At this point I was interrupted by the boy who had been a bit of a trouble last time. He said that there was no mention of women in the lines so why did I put that in. I said that was because it becomes evident in the whole story. “Then don’t put it in. Let us find out for ourselves.”

“So who wants me to add little bits in and who wants me to do as Daniel asks?” The general feeling was that they preferred Daniel’s way rather than mine.

Now we didn’t have books with the poem in it for each member of the class, so I photocopied enough for each student and gave then one page at a time and they collected them and placed them in a loose leaf folder. At the end of each lesson they were to write down what they thought would happen next. Before I gave them the next page we discussed their forecasts. There was considerable argument. I usually sat back with my eyes closed, coffee in hand, and let the arguments proceed.

But one important point; I would read each verse out aloud. By doing this I could make it clear whether someone was talking or whether it was the storyteller speaking. I could also use inflection of voice to help explain some points that a first reading would not make clear.

Now a bit of an idea for the story so you can understand where I was headed. (If you wish to read it through yourself there is a copy on ebooks of chapter three and chapter four).

Now at one point in the story we get to a place where Geraint has to make a fundamental decision; does he go this way or that way. The general discussion was that he would go one way until Daniel, who had been very quiet for a most of the lessons suddenly interrupted everyone.

“Don’t be stupid. He hasn’t got a choice. He must make (such and such) a decision.”

I asked him why he was so certain. He then told the whole class, including me, to turn back to the second page of this second chapter where it clearly says that when he gets to a certain point he must do this specific thing.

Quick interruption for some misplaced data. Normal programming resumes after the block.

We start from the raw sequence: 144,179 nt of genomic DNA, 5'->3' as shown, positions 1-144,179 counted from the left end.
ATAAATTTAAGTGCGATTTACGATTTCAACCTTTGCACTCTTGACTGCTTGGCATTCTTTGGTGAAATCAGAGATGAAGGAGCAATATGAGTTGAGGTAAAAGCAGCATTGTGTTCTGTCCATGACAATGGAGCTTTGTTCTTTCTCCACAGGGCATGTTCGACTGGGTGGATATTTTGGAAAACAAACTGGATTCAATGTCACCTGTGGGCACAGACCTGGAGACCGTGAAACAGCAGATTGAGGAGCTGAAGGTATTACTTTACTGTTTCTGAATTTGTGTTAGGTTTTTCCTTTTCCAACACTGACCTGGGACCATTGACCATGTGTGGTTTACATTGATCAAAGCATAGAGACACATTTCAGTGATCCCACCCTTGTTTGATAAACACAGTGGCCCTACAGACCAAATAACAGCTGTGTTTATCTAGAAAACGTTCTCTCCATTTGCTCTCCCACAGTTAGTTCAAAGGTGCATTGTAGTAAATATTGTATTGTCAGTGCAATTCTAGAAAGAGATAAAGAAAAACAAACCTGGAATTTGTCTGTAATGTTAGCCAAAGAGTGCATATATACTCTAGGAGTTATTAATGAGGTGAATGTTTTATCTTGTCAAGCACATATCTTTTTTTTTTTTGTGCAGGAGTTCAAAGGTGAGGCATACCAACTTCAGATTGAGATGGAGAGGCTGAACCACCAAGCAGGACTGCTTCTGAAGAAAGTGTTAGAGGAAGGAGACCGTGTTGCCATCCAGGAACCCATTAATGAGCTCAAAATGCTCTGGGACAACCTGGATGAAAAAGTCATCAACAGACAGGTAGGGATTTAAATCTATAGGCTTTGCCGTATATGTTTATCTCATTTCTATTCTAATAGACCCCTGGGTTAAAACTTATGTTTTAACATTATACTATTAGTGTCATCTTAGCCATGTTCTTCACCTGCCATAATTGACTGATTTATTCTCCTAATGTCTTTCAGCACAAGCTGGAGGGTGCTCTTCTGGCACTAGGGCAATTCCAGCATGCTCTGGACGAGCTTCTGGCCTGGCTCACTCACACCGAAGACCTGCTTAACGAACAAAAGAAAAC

“It’s obvious.”

And it was obvious and the whole class turned to him, the outcast, and clapped. And he became a real and important member of the class.

And there is more to Daniel when I talk about going from Tennyson to Shakespeare.

12 comments

  1. I enjoyed that! My attention was taken, though, by the last picture. That’s a very strange expression on the black horse’s face. And why is there a wolf coming out of the house?

    Like

  2. “And he became a real and important member of the class.” — Something about the combination of “real and important” summarised your account of his progress best.

    I also liked how you introduced the story of Geraint and Enid; perhaps you could do more posts giving us your take on how one teaches literature? (Of course, I’m not trying to tell you what to write!)

    Liked by 1 person

  3. As I think I’ve said before, somewhere here or there, I wish I’d had you as a teacher! Though I’ll take you now as an informal guide to classical poetry and how to teach it any day, any time.

    Liked by 2 people